It’s actually more effective to “brainwash” yourself with the truth instead of a lie because the truth ultimately wins. It gets back to the feed the right wolf concept. You can talk yourself into the truth in the same way you talk yourself into a lie, only the truth will set you free rather than keep you in bondage like a lie does. I know because I have done it successfully. It’s a challenge, and you feel like a fraud starting out, but mantras really do work!

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Several comments on my blog lately have touched upon the issue of self hate. Self hate is a very common aftereffect of child abuse. In fact, it is so common that Compassion and Self Hate by Theodore I. Rubin is the one book that my therapist strongly urged me to read. It is not the most smoothly written book that I have ever read, but the content is great.

The themes of the book are similar to the parable of the good and evil wolf. The book talks about how we each have a battle going on inside of us between self-compassion and self-hatred. Compassion always triumphs over self-hate, but before it does, the self-hate will have a final rally and fight with all that it has inside. That is the time when it is more important to keep fueling that compassion or self-love. Otherwise, you can wind up sliding right back to where you were, hating yourself instead of loving yourself.

I have noticed several readers posting comments about hating themselves or various aspects of themselves. As the book points out, our natural state is self-love. Self-hatred is actually contrary to how we were designed to feel about ourselves. However, the child abuse warped our self-perceptions, causing us to internalize our abusers’ views of ourselves.

When you are in a perpetual state of hating yourself, it is hard to imagine actually loving yourself. It is doubly hard to imagine that loving yourself is a more powerful force because your self-hatred feels so all-consuming. However, I can tell you from firsthand experience that this is true. If you will feed the good wolf and choose to be kind and compassionate to yourself, your compassion will win. However, before it does, the self-hatred will rally back. You have to keep fighting back, being kind and gentle with yourself, to break through the self-hatred and enter into the wonderful world of self-love and acceptance.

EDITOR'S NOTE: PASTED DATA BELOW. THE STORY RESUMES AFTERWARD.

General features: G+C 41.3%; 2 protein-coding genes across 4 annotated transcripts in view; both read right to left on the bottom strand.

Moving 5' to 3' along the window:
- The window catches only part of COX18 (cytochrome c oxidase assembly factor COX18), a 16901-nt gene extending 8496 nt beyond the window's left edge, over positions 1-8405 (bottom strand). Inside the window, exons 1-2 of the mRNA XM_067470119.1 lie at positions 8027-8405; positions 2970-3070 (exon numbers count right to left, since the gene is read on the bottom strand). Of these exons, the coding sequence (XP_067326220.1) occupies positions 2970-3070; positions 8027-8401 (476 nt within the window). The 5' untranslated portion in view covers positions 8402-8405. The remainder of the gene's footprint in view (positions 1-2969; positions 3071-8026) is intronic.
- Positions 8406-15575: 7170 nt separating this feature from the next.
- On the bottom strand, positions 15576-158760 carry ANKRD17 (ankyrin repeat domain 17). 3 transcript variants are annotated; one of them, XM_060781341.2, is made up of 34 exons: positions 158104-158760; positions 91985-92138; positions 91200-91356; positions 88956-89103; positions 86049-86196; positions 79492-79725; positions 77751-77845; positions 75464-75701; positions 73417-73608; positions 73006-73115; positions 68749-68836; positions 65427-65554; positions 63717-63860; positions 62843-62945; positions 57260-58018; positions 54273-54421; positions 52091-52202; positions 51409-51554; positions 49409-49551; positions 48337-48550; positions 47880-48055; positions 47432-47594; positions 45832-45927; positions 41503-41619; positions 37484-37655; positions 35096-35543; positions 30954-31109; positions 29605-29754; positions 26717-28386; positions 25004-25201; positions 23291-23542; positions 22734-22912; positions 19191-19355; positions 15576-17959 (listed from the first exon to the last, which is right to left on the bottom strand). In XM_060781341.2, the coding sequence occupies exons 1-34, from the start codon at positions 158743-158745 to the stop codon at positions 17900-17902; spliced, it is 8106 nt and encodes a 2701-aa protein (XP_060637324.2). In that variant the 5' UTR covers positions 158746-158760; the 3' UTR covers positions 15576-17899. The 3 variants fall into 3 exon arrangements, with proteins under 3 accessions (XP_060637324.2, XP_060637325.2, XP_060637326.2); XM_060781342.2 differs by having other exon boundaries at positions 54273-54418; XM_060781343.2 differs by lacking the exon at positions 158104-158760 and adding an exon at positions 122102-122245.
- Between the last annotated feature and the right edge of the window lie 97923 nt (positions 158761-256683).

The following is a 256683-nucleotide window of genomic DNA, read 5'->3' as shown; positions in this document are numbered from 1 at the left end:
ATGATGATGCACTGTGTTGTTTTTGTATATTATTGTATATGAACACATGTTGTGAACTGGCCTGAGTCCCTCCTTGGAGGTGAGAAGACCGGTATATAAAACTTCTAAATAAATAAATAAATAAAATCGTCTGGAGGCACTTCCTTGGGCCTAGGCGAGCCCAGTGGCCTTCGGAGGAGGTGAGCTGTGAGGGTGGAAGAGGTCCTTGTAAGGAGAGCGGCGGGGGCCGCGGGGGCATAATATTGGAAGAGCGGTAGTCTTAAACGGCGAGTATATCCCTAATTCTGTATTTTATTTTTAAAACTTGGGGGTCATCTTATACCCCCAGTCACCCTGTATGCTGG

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This week, I have been focusing upon reprogramming your thoughts/mind to help you break free from the “programming” you experienced as an abused child. I have been adapting Beth Moore’s method from her study entitled Breaking Free so that those of you who are triggered by religion could also benefit. Unfortunately, those of you with religious triggers will have to bow out of the last discussion, but I fear it is unavoidable.

********* Religious triggers *********

If you have a faith or spiritual connection, your faith can empower you as you use the process I have described this week. Instead of needing to figure out what is true or have a therapist explain it, you can use your holy scriptures/tenets of your faith to help you embrace the truth.

For example, let’s say that you struggle with feeling fundamentally unlovable. Instead of just telling yourself over and over, “I love you” (as I did), you can choose a Bible verse (or text/tenet from your faith/spirituality) to use as your mantra, such as:

“I am the apple of God’s eye.” Zech. 2:8

I have been struggling a lot with anxiety and insomnia. I have chosen the following Bible verse as my mantra:

“Come to me, all you who are weary and burdened, and I will give you rest.” Matt. 11:28

I quoted that Bible verse repeatedly last night and had a great night’s sleep.

The Bible (and I would guess most religious texts) have many of the truths we need to help us dismantle the lies. One of my favorites is from Isaiah 61:

1 The Spirit of the Sovereign LORD is on me,
because the LORD has anointed me
to preach good news to the poor.
He has sent me to bind up the brokenhearted,
to proclaim freedom for the captives
and release from darkness for the prisoners,
2 to proclaim the year of the LORD’s favor
and the day of vengeance of our God,
to comfort all who mourn,